A Look Back at Bedford’s Postal History, and Ahead to What the Future Might Hold

Town Historian Sharon McDonald provided a photo of the Bedford Post Office in the late 1800s, It is in a building with several business enterprises, located at the intersection of The Great Road and School Avenue. You can make out the words Post Office just below the Flour and Grain sign.

 

Today Bedford is served by a retail Post Office located in the Bedford Marketplace.  It is staffed by Postmaster David Zaher, who also serves the Hanscom AFB post office and four clerks who have been in Bedford for some years. They handle all retail operations. There are around 650 Post Office boxes of which some 400 which are currently rented. The letter carriers for the 15 Bedford routes work out of the Burlington office.

Employees of the Bedford Post Office have been working out of temporary quarters – Image (c) JMcCT, 12/12/2015, all rights reserved

During the demolition of the old shopping plaza and the building of Bedford Marketplace, from 2015 to 2018, postal services were relegated to a trailer for almost 18 months, under conditions that were extremely difficult for both postal workers and customers.

It was a happy day indeed when the ribbon-cutting ceremony for the new retail location took place on May 18, 2018.

Click this link to read about the ribbon cutting and customer appreciation day, or this link to read about the new retail space.

The building that many residents still call “the post office” was demolished in 2014 Image (c) JMcCT, 2014

But – and this is still a mystery to many – why did Bedford lose the functionality it once had? In the old shopping center, you may recall there was a substantial brick building located on the corner where the B-good restaurant now stands, with a retail unit on the other side of the driveway.  Mail was sorted on the premises in the brick building. In those days, you could mail a letter to a Bedford address and be reasonably certain it would be delivered the next day. Today, a letter posted to a Bedford address must go to Burlington for sorting before it finally makes it back to the addressee in town, which can add as much as two days to delivery time.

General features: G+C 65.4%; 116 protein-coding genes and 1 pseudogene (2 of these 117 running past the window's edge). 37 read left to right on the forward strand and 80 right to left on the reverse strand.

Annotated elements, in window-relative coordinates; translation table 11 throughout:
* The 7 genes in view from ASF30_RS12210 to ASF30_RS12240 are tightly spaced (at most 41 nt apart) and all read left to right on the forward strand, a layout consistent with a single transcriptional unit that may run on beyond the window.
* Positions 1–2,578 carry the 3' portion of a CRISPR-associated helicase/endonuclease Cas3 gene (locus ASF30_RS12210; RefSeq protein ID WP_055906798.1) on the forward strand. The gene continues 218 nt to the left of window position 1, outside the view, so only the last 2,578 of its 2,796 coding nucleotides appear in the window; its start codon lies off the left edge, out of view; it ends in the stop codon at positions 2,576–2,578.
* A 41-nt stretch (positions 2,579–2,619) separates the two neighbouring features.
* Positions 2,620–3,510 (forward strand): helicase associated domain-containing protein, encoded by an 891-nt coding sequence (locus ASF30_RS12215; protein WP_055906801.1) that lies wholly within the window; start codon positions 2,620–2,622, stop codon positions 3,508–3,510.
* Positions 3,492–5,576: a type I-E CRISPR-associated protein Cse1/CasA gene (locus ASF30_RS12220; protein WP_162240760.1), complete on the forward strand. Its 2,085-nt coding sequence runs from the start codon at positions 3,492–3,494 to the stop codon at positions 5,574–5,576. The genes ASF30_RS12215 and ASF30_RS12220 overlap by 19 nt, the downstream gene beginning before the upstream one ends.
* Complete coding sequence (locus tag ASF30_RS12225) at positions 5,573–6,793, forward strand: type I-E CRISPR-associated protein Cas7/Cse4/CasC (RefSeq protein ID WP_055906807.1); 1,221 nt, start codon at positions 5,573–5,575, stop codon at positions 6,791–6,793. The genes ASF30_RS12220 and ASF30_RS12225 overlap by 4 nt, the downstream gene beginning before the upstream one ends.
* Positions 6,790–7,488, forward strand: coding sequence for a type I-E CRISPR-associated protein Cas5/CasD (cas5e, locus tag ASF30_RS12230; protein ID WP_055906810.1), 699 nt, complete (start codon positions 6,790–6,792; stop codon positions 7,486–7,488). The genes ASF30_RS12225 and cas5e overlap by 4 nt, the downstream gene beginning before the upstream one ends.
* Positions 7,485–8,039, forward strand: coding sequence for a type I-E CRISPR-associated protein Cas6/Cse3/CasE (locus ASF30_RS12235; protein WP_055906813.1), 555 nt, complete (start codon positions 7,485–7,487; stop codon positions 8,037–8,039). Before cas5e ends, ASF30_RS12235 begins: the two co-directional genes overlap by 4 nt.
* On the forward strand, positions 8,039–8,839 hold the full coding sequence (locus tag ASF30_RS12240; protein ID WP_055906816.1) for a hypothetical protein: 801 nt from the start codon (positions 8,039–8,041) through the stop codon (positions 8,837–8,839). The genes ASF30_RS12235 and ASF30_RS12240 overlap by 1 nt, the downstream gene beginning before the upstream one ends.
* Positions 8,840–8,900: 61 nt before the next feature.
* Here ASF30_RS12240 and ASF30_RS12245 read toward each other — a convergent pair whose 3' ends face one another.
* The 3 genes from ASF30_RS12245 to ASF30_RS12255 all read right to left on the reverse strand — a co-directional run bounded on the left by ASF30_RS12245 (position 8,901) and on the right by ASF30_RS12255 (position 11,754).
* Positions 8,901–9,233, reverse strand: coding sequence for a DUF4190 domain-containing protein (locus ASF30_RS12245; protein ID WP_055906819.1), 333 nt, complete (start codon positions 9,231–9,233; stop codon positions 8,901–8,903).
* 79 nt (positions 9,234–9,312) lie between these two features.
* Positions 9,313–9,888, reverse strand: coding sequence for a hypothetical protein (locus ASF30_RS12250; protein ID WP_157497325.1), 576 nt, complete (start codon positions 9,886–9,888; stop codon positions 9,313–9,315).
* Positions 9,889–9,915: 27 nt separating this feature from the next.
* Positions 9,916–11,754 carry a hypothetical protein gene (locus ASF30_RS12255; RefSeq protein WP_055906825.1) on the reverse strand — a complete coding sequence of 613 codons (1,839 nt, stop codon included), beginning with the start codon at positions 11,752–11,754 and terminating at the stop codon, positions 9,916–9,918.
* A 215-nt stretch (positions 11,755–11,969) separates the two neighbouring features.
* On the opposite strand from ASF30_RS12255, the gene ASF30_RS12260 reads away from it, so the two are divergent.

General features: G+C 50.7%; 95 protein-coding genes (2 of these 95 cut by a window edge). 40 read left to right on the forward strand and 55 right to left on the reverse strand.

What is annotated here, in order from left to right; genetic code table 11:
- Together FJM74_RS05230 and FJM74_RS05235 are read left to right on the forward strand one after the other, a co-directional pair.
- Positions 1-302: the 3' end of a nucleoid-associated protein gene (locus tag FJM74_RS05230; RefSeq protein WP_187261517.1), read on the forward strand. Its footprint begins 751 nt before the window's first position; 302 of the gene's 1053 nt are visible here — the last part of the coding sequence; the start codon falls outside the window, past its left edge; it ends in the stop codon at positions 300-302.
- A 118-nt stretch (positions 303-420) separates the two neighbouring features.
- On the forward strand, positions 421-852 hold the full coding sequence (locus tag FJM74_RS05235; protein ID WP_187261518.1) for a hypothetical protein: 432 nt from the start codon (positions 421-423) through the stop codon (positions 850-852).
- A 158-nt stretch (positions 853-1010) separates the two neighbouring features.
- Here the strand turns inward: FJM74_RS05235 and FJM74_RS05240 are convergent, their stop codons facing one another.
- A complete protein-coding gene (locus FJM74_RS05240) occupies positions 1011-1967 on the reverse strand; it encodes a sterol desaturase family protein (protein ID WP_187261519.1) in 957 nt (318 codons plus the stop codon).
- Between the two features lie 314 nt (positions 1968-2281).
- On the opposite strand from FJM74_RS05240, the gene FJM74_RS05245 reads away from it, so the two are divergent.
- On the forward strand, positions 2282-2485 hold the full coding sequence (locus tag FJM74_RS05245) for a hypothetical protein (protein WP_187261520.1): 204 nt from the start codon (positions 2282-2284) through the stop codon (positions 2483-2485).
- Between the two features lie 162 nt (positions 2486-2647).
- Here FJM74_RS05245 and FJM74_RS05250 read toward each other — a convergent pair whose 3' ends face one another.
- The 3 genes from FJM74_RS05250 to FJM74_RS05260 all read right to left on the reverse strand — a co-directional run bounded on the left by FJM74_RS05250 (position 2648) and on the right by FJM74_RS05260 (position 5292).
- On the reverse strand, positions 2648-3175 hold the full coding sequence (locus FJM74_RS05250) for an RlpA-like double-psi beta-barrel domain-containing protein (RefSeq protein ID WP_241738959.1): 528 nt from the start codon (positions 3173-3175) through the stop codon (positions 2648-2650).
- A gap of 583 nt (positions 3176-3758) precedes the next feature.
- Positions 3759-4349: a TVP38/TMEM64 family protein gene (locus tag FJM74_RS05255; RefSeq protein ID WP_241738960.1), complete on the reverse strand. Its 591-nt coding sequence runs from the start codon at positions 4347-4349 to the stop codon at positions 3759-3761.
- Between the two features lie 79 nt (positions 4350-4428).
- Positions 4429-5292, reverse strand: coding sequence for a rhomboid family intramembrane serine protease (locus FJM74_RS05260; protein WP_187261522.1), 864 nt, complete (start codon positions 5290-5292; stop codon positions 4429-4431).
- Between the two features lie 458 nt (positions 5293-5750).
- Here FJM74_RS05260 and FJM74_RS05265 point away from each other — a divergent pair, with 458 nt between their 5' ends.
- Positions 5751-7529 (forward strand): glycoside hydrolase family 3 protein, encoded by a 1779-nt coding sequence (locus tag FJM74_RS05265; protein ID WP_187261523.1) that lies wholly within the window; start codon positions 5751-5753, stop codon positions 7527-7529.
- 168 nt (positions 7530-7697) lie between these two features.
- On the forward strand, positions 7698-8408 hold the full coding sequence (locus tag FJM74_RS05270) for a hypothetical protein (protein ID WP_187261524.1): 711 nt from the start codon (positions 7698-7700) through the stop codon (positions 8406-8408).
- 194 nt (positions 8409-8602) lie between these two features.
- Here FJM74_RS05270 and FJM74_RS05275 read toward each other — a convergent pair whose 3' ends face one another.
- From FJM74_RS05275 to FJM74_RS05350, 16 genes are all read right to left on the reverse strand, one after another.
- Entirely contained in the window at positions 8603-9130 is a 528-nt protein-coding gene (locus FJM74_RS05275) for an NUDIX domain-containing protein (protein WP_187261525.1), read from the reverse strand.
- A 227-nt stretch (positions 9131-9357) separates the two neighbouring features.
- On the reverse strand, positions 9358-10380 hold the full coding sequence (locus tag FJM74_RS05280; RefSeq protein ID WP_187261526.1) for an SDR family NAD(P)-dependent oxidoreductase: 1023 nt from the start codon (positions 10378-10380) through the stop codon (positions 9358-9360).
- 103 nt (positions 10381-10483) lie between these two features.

Collection boxes were marked “Local” and “Outside,” with the first collection time at 7 am. With the rearrangement of the traffic pattern, there is now one drive-up box awkwardly located behind the building, literally in the lane for the Bank of America’s ATM window. The latest outgoing collection in this box is 5 pm. Savvy customers anxious to get a letter in the earliest outgoing mail know they can zip over to the Nutting Lake Post Office on Middlesex Turnpike in Billerica, where there is a 7:45 am pickup. The earliest pickup at the retail location in Bedford is noon.

Many small-town post offices were built during the 1930s, as part of the federal government efforts to provide work for the unemployed during the Great Depression.  President Franklin Roosevelt believed that constructing public buildings would reduce unemployment and boost morale. He authorized some 1,300 post offices, handsome buildings often decorated with murals by unemployed artists.  Most likely, given the size of Bedford in those years–under 3,000 residents–we did not qualify for a substantial red brick building such as you see in many small towns around the country.  Source: Winifred Gallagher, “How the Post Office Created America”, Penguin Press, 2016.

Town Historian Sharon McDonald verified that in the 1940s and 50s, the Post Office was located in the brick building on the corner of The Great Road and South Road, in the spot now occupied by UPS-a fact confirmed by long-time resident Art Smith whose family moved to Bedford in 1942. Art recalls that the post office occupied two sections. The end section (currently UPS) was where the mail was sorted and the postmaster sat. The second section (currently the tailor’s shop) was where the public entered, with mailboxes on the right wall and the business counter windows to the left. Art confesses he has forgotten the combination to his family’s mailbox!

Town Historian McDonald further helped our research on the early days by providing us with a photo of the Post Office in the late 1800s, in a building with several business enterprises located at the intersection of The Great Road and School Avenue. You can make out the words Post Office just above the Flour and Grain sign.

In his privately printed book, “An Awesome Century,” Williston Farrington, wrote that in the early part of the 20th century the Post Office was in a building that contained two stores: a general store on one side where you could buy groceries and hardware; down a slight incline was the Mudge Sisters’ (there’s a familiar name!) Dry Goods Store. The Post Office “was a cubbyhole with a barred window and glass front mailboxes.” You called at the window to collect your mail, as there was no home delivery then. In 1900 the town’s population was around 1,200.

For Additional Information

In today’s world, the US Postal Service is at some risk. Click this link to read Dot Bergin’s sidebar to this story, “Is the USPS Going Down the Tubes?”

 

 


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